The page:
Comforters and Comforter Sets
The market place is full of ready-made synthetic fill comforters and sets. They are usually inexpensive. These are easy to launder and generally hypoallergenic, but the quality and desirability can be questionable.
Down Comforters


Duvets: according to Wikipedia, are a type of bedding consisting of a bag filled with down, feathers, silk, or other synthetic fibers. They are generally made of white cotton and then protected with a removable decorative cover. There are a number of natural duvet options, but down is most often recommended due to its flexibility. Except in rare occasions, feather and down allergies are a result of dust and dirt collected inside the duvet, not the down itself. Shelter magazines use a high fill count down duvet and beautifully crafted duvet covers.

Synthetic Fibers: More economical than feathers or down, synthetic duvets are easy to clean, but not as insulating as feathers or down. They also are considered more hypo-allergenic.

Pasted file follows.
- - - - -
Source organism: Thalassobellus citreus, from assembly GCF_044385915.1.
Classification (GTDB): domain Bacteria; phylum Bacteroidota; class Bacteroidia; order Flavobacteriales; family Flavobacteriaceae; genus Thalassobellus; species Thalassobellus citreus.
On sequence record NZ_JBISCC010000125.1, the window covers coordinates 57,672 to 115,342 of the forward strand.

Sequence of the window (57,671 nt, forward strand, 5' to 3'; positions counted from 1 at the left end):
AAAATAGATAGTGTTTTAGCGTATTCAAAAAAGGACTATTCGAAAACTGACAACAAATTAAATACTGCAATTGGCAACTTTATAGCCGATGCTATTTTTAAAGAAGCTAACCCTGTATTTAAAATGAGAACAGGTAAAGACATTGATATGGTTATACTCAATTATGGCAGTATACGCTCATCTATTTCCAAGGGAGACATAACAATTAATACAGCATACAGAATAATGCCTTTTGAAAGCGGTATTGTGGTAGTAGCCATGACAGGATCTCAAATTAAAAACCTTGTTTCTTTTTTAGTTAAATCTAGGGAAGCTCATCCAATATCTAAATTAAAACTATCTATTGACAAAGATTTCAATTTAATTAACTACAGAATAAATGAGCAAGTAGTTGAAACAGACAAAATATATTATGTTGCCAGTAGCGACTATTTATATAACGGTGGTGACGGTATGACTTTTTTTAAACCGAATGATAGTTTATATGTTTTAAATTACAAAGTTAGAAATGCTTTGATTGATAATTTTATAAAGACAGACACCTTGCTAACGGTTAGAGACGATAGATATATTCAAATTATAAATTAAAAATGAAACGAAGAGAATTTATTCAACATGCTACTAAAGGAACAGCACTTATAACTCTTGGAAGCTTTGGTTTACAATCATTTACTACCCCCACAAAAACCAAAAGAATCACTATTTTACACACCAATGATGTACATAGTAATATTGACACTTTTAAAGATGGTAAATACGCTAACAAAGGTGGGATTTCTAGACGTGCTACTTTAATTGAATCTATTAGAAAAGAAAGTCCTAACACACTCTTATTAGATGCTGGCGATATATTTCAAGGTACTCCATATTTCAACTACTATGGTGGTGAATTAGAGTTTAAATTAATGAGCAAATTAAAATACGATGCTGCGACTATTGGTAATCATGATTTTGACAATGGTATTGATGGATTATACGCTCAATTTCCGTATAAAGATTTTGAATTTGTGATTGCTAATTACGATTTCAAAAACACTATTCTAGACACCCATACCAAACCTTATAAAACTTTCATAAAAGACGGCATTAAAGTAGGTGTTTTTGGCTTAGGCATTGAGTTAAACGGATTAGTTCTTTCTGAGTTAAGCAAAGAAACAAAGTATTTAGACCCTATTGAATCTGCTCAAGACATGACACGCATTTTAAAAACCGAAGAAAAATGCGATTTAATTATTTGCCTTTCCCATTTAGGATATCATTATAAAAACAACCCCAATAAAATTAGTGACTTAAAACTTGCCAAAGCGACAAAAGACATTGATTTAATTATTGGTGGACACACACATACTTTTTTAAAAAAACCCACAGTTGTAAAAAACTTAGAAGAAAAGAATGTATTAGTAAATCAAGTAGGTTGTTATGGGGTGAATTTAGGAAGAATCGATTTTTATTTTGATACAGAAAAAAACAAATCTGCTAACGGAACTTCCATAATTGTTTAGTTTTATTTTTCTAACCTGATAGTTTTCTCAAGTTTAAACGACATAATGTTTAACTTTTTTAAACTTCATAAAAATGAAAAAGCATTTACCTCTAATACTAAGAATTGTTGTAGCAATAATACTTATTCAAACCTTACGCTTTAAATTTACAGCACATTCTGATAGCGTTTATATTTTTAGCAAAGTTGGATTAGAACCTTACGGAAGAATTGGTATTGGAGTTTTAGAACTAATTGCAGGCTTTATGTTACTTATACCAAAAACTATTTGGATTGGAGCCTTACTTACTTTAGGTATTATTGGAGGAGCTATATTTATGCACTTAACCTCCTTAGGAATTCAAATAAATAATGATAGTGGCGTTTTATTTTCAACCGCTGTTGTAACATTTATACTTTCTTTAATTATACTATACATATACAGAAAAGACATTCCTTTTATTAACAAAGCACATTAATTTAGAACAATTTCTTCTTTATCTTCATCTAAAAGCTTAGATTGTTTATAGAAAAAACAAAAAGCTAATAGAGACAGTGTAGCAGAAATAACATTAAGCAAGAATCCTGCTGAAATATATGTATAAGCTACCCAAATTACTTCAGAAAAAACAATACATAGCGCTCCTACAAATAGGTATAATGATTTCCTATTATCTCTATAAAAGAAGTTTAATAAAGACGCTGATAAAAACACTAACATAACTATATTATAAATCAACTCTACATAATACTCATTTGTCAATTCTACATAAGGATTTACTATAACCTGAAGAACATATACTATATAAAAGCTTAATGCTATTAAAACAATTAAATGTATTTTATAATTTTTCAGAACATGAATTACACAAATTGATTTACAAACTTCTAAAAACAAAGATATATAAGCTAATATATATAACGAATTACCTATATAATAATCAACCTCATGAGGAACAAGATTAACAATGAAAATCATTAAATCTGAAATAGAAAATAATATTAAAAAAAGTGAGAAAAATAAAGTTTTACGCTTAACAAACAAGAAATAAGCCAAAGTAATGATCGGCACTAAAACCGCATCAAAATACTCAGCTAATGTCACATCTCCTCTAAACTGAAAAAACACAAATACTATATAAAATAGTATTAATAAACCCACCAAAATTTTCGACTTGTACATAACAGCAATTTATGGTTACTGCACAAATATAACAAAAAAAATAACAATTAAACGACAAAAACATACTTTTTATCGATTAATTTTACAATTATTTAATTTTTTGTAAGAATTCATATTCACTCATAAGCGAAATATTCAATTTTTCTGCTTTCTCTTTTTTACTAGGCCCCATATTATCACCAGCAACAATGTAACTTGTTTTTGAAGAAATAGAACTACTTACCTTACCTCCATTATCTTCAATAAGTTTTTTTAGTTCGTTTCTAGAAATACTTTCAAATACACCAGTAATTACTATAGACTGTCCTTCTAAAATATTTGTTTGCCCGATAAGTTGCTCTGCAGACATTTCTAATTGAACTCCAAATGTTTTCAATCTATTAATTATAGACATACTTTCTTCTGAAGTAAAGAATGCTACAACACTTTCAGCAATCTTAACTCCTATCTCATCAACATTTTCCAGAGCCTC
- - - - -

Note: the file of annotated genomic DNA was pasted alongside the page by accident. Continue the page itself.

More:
Feathers: The contoured shape of feathers provides a supportive quality which makes them appropriate for use in sleeping pillows, decorative pillow inserts and feather beds. They are generally not used for insulating purposes.
Down: The three-dimensional plumage found under the belly feathers of ducks and geese is referred to as down, which work as insulation. Unlike feathers there is no spine, making them more comfortable, insulating and breathable. Fill power refers to the volume one ounce of down occupies. The higher the value the more volume the one ounce will occupy. Fill power also provides an index for determining the lofting, insulation properties and quality of the down.